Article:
“Touch of the Tiger”,
t is at the Offenes Kulturhaus that one can find the “CyberArt” exhibition devoted to works awarded with distinctions ranging, in eight categories, from the highly sought after Golden Nica to honourable mentions. But the museum entrance is partially obstructed by the installation of another event: “Sinnesrausch”. Two bushy yellow rolls streaked with black resembling those we see in automatic car washes await the public. When they spin, whirling with speed, they are even more beautiful. Who hasn’t wanted to stay in the car as a child, engulfed by the flux of saturated, wet colours? This gateway, conceived by the artist David Moises
and entitled “Touch of the Tiger” – even though there is neither soap nor water at the entrance to the museum – continues to indicate to us the limit between a before and an after, between one space and another; a kind of obligatory passage with the appearance of an initiation rite. Because, ought we not in fact separate ourselves from any prejudice or preconceived ideas before entering into a place devoted to art?
From order to chaos
Julius von Bismarck,
“Versuch unter Kreisen”
2012, source Rubra.
e are now at the CyberArt exhibition, under the lumino-kinetic installation “Versuch unter Kreisen” by Julius von Bismarck
. This is the artistic result of a residency spent at CERN, where particles circulate on rings at great speed. The four lamps that are suspended from the ceiling also describe circles, but at varying speeds. Starting from there, every imaginable choreography is possible as well as every interpretation. The lamps describe figures that imperceptible transitions trigger one to the other. According to the artist, it’s only a question of mathematics here, though one asks oneself which one of the four incandescent lamps directs the others. And just as quick as they come into alignment as though linked by invisible ties, there is one that seems to accelerate while another can’t manage to keep up with the group. You can watch them for hours on end, hypnotised by the aesthetic beauty of physical laws. The artist, Julius von Bismarck, when receiving his prize admitted to having learned a lot at the CERN. It is likely that the scientists were also marked by his presence.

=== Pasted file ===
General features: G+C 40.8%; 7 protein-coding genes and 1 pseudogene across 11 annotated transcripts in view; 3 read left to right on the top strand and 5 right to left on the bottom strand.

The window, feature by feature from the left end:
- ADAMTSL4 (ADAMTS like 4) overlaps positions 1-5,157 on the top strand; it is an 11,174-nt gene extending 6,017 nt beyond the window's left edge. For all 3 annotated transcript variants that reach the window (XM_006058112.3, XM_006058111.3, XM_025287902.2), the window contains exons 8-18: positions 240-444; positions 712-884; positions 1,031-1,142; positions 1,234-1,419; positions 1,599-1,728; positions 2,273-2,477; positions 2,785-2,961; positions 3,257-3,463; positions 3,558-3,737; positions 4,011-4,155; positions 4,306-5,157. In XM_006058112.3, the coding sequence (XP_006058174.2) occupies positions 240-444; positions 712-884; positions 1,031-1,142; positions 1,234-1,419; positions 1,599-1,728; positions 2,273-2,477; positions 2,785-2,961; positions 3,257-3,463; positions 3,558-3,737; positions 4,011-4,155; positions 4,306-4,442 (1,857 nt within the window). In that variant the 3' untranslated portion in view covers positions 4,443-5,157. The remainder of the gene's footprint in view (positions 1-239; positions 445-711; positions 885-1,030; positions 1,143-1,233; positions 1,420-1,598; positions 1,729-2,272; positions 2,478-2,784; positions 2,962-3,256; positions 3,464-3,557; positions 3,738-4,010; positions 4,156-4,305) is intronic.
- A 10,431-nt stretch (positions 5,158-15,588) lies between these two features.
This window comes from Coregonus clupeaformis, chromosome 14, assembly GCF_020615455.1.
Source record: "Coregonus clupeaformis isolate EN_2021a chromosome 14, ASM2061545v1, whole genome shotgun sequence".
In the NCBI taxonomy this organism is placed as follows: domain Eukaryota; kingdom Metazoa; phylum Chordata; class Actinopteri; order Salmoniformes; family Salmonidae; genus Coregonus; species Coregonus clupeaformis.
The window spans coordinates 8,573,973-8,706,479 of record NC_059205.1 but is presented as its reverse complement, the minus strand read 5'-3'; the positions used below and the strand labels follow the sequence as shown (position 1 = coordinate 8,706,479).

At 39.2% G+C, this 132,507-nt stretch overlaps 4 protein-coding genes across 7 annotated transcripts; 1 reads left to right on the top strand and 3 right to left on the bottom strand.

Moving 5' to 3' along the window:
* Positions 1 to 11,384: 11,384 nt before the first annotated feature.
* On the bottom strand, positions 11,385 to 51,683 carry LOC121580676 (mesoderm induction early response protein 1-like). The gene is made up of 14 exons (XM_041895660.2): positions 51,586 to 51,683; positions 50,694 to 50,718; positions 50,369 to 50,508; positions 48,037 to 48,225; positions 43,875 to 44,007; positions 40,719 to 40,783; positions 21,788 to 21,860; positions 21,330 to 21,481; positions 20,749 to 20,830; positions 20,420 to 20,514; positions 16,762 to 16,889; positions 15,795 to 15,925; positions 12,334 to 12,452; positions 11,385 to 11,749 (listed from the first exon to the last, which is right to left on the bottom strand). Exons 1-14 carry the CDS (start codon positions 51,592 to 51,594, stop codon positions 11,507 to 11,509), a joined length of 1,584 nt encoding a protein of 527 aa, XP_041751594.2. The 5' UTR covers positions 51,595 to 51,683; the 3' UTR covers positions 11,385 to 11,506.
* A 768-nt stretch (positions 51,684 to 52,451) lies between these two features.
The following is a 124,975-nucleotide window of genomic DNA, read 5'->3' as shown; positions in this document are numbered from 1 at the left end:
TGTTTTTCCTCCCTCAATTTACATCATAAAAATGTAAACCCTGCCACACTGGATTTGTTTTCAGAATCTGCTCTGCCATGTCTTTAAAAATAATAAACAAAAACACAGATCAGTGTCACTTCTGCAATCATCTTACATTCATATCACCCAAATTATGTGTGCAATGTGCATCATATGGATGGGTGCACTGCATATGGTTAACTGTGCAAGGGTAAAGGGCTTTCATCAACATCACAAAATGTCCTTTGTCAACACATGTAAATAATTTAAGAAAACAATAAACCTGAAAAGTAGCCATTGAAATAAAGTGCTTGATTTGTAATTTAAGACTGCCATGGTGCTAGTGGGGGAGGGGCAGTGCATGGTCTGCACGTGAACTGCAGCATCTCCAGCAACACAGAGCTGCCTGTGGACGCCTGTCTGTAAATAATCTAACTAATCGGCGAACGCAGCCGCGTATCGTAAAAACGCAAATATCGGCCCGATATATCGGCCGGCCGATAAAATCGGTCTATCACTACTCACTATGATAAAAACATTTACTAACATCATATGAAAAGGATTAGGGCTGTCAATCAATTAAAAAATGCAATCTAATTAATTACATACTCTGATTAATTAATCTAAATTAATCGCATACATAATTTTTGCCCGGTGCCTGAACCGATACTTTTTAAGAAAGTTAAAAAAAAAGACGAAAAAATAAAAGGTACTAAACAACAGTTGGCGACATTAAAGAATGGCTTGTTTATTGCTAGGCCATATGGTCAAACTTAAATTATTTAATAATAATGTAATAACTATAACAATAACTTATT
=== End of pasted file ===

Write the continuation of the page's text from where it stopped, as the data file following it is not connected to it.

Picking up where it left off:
“The Moon Goose
t Ars Electronica, there are generally works that are presented while others are only documented. In the case of Agnes Meyer-Brandis
, it is indeed the documentation that makes the work. “The Moon Goose Analogue” is only the poetic research stage built upon residences and exhibitions. To begin with, there is a book that was written in 1602 par Francis Godwin: “The Man in the Moone” that describes Domingo Gonsales’ journey to the Moon, drawn by a flock of geese! But it is also the first text that mentions weightlessness. The German artist decided to raise “lunar geese”, making sure that they would memorise her face as soon as they hatched. Agnes Meyer-Brandis has given them all the names of astronauts before preparing them to repeat the exploit achieved by those lead by Domingo Gonsales on the Moon. The confrontation between art and science in this project is perfectly orchestrated, right down to the gray colour of the lunar surface, recreated for the occasion and without forgetting the control room connected to the geese. Science here is at the service of the imagination, which always precedes it.
The free art of assemblage
F.A.T. Lab & Sy-Lab,
Construction Kit”, 2012.
here are artists who have never quite grown up. The collaborative project “Free Universal Construction Kit
” is one example. Initiated by Golan Levin
and Shawn Sims
after having noted the incompatibility between the various pieces coming from the many models of construction games, they have now made it possible to freely download three-dimensional models for 80 adapters designed to connect the bricks of different brands ranging from Lego to Tinkertoys and on to Duplo. 3D printers are becoming more democratic. We are gradually seeing appear within small manufacturing laboratories the culture of Open Source technologies being associated with the practice of Free Art. The “Free Universal Construction Kit” is therefore much more political than it seems when it incites us, not to refuse standards any longer, but to imagine possible connections that allow us to create by operating through hybridisation. And it is perhaps the hybridisation of approaches, at the crossroads of art, technology and society that assures the longevity of the Ars Electronica festival itself.
Written by Dominique Moulon for Digitalarti and translated by Geoffrey Finch, October 2012.